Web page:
Directed by Ridley Scott (2015)
Ridley Scott does "big" better, and in a far less insulting manner, than 90% of his contemporaries. It's why I'll usually go see a big-budget, big-name, big-spectacle film made by Scott and ignore most of the others. I mean, this fella made "Black Hawk Down", "Blade Runner" and "Alien", so he's earned enough cred no matter how many "GI Jane"s he's also pumped out. I felt there was sufficient generated goodwill and enough advance-word praise for "THE MARTIAN" to merit a $15 visit to a local movie emporium to see it. In fact it's easy to say the same for the stars of the film; Matt Damon, no matter what choices the guy's made in his filmography, is infinitely likable and he was outstanding in "The Talented Mr. Ripley" (one of the great not-discussed-enough films of our time); Jessica Chastain is strong in just about everything she's in, no matter what moldering dialogue they write for her in some of her bigger-budget flicks.
"THE MARTIAN" is being hosanna'ed from many corners for actually deigning to use actual scientific formulas to solve conundrums - like how an astronaut marooned on Mars for over a year might keep himself alive - and I suppose that given the preposterously fantastical nature of much modern large-screen entertainment, we ought to take a small win where we can get it. Yet really this film is a triumph of storytelling. Scott and his cast take a somewhat believable predicament and, for 2 hours and 20 minutes, milk simultaneous and vast streams of both dread and goodwill as you (and everyone sitting around you) roots hard for astronaut Mark Watney to somehow make it back to earth alive.
It doesn't hurt that "The Martian" is visually gorgeous, with a Martian topography that's akin to your best memories of Wyoming & Utah national parks run through mind-blowingly vivid red filters. Watney was left in this eye candy playground by his fellow astronauts, who, thinking him dead and not wanting to perish themselves in the sandstorm they thought had killed him, take off. Resourceful botanist Watney uses every scientific trick in the book to fertilize and grow his own food; repair 1990s-era communication technology that had been buried in sand; and, ultimately, set into motion the forces that might actually get him off of Mars and back onto his own planet. It's a survivalist tale that, fantastic as it is, almost seems plausible every step of the way.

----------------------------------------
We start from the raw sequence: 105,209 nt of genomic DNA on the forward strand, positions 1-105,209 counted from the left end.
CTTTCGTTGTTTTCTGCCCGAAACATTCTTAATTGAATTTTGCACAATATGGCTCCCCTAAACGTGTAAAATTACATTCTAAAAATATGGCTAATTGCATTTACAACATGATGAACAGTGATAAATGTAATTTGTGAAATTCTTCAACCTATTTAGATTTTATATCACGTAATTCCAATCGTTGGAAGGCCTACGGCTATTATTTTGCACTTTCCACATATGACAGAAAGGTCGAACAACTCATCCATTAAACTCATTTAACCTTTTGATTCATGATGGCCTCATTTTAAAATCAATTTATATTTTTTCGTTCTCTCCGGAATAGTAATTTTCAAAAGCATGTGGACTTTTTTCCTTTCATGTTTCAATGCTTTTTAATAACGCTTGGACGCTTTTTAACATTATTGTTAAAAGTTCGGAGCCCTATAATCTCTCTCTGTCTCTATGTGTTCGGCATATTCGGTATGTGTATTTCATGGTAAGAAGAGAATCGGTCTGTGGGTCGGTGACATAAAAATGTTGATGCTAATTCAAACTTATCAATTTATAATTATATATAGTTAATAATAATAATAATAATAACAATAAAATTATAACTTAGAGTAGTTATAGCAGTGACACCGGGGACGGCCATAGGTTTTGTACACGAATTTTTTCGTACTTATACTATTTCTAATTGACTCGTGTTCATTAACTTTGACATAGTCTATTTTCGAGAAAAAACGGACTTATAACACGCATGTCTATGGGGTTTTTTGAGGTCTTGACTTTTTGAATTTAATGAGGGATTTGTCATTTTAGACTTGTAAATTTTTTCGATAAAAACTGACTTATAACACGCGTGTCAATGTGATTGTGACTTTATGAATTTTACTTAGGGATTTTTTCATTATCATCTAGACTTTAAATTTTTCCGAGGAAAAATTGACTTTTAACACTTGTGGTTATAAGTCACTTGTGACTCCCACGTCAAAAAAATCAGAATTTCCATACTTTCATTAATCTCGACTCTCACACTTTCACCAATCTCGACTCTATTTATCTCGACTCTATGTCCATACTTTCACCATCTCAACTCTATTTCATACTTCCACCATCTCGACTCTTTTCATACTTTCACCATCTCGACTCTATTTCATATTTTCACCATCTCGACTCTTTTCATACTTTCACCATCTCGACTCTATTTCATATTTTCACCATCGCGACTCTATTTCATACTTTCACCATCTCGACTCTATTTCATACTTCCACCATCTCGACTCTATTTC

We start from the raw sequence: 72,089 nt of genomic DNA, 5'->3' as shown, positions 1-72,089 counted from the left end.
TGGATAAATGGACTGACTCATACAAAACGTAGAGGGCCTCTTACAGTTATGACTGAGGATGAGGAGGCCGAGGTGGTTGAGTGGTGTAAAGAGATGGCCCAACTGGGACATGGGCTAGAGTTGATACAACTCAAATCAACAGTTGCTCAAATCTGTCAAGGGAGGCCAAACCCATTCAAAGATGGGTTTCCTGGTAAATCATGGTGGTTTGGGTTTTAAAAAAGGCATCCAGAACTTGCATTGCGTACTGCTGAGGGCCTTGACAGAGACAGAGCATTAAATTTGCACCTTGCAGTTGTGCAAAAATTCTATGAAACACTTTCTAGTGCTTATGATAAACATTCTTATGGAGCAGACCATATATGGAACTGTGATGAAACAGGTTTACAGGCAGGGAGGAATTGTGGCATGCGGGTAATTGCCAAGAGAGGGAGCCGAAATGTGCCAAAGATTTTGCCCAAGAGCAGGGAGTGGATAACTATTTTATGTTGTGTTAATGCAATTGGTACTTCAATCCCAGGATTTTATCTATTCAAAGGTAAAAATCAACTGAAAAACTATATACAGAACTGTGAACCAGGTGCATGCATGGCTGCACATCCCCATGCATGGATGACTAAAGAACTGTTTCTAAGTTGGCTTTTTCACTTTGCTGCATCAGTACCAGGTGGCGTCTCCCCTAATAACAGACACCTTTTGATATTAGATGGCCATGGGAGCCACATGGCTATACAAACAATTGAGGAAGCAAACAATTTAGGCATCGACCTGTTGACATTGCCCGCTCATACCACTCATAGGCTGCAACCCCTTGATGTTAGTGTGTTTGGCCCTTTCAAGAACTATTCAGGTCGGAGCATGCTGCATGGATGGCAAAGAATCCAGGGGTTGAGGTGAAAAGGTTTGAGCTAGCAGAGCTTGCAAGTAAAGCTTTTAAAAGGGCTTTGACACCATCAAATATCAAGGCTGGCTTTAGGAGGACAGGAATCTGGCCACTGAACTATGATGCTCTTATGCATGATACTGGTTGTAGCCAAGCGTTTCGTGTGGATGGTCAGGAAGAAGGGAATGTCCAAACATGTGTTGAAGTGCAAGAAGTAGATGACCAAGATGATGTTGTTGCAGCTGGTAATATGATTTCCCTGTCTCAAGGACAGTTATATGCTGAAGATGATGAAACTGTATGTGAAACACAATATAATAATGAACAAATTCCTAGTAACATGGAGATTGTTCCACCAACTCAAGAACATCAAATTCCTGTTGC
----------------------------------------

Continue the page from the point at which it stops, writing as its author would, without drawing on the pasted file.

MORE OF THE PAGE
So while some very conventional 21st-century tropes are employed in the service of advancing the script (such as hopeful crowds of thousands in every major city on earth gathered in public spaces to watch Watney's rescue attempt on communal big screens), Scott never condescends too badly, and has amazingly made a gripping, tense, taut film that's not only family-friendly, but intelligent and at times even quite funny. Damon, on camera for most of the film, remains one of Hollywood's linchpin stars who easily carries just about everything he's in, and most of the large well-known and lesser-known cast is just as swell, except for Kate Mara, who's become my 2015 annoying pet peeve actress for both her ubiquity and her laughable, overbaked unbelievability in virtually every role she plays.
"The Martian" may be a slight tier below Scott's best stuff, but it's blockbuster material that plays well to just about any audience, from cynical cineastes to the hoi polloi.